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The Age of Wonder : How the Romantic Generation Discovered the Beauty and Terror of Science by Richard Holmes Buy it from the Guardian bookshop Search the Guardian bookshop ...

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BC Books

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Then it not only talks about but also gives vivid drawings of Davy's early lamps to minimize the countless explosions occurring in England's coal mines due to explosive gases uncovered while mining.

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AV Club

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In 1974, Richard Holmes announced his arrival as one of the Romantic era’s best biographers with 800-plus pages on Shelley;

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The Washington Post

Richard Holmes is one of England's most admired biographers, his particular area of expertise being the romantic era in England and France.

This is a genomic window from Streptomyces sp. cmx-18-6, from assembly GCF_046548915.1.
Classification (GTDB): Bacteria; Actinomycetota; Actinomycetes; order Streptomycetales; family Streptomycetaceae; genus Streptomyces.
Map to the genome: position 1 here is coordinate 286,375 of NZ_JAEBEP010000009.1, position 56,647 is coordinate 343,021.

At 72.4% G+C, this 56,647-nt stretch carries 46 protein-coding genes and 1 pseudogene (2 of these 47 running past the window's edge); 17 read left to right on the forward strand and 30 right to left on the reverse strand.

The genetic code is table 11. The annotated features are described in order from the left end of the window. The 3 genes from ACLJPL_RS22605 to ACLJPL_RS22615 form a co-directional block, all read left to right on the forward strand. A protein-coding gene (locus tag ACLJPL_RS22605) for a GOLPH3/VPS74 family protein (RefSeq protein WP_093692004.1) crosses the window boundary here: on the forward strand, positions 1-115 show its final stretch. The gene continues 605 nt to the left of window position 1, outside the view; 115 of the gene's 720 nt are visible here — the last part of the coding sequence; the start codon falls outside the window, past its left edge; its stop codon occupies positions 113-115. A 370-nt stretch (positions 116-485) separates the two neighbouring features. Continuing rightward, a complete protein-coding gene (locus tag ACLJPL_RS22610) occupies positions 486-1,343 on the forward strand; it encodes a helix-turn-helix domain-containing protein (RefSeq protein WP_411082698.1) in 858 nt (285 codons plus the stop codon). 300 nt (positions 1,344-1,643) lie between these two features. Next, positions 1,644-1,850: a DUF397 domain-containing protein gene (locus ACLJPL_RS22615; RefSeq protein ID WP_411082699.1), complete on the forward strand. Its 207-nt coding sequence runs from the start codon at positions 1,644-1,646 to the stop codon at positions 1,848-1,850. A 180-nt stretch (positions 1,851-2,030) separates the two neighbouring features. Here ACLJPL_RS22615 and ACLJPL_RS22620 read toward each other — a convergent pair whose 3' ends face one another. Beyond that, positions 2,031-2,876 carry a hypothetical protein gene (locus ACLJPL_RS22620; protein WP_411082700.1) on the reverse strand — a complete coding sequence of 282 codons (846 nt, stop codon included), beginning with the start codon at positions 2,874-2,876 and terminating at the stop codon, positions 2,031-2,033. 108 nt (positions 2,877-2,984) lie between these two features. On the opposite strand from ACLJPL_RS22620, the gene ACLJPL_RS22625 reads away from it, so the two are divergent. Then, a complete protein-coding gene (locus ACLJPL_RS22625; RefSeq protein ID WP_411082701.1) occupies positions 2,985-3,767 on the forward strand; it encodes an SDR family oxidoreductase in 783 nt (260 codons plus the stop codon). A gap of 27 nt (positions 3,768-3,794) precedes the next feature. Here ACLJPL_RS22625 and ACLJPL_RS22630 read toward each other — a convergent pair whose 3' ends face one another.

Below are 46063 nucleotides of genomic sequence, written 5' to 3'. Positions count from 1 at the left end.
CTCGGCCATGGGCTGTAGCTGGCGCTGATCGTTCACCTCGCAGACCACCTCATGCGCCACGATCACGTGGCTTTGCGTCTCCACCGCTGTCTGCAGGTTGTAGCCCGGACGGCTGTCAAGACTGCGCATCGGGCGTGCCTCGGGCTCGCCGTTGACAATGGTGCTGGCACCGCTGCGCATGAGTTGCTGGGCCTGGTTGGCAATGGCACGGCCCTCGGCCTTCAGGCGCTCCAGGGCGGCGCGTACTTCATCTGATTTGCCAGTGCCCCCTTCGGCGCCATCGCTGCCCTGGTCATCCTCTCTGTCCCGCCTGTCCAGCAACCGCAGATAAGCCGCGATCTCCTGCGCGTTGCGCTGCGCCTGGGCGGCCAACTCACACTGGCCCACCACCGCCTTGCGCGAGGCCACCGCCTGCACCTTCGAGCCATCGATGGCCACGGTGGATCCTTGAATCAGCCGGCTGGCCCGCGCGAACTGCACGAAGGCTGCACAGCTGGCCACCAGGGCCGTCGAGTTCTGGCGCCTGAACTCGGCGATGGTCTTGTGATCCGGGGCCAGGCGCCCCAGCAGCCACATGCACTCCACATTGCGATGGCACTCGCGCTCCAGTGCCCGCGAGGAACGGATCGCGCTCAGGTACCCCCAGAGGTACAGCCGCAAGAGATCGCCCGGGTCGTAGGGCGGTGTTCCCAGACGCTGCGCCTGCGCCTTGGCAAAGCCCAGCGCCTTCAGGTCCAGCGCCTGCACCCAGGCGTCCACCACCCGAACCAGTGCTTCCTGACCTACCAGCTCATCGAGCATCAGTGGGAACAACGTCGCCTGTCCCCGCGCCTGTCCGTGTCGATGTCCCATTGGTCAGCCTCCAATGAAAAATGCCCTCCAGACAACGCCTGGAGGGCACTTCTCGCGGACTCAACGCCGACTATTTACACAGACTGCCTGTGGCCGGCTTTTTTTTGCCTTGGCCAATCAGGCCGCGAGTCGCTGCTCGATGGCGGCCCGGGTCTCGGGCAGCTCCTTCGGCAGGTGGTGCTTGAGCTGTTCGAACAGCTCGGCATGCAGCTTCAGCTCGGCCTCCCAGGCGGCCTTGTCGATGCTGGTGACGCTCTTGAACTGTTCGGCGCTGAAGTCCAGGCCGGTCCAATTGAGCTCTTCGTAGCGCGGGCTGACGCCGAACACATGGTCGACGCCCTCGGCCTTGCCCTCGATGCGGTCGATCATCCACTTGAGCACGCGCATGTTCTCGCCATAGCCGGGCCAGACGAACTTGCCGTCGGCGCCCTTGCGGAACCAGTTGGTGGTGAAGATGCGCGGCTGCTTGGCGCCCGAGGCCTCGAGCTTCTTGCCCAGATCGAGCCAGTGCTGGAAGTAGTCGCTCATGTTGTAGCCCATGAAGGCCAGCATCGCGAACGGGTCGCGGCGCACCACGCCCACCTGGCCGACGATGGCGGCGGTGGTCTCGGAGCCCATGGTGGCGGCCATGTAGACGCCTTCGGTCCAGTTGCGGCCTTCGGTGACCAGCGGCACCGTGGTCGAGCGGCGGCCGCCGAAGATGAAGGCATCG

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The Telegraph

Science was becoming more professional, and by 1840 the term "scientist" - proposed by analogy with "artist", and bitterly contested by some of the old guard - had emerged to describe the footsoldiers in the new army of knowledge.

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The Telegraph

Building on a generation of revisionist scholarship that has been barely visible beyond the groves of academe, Holmes triumphantly shows that the Romantic age was one of symbiosis rather than opposition, in which scientists such as Sir Humphry Davy were also poets and poets such as Coleridge had ...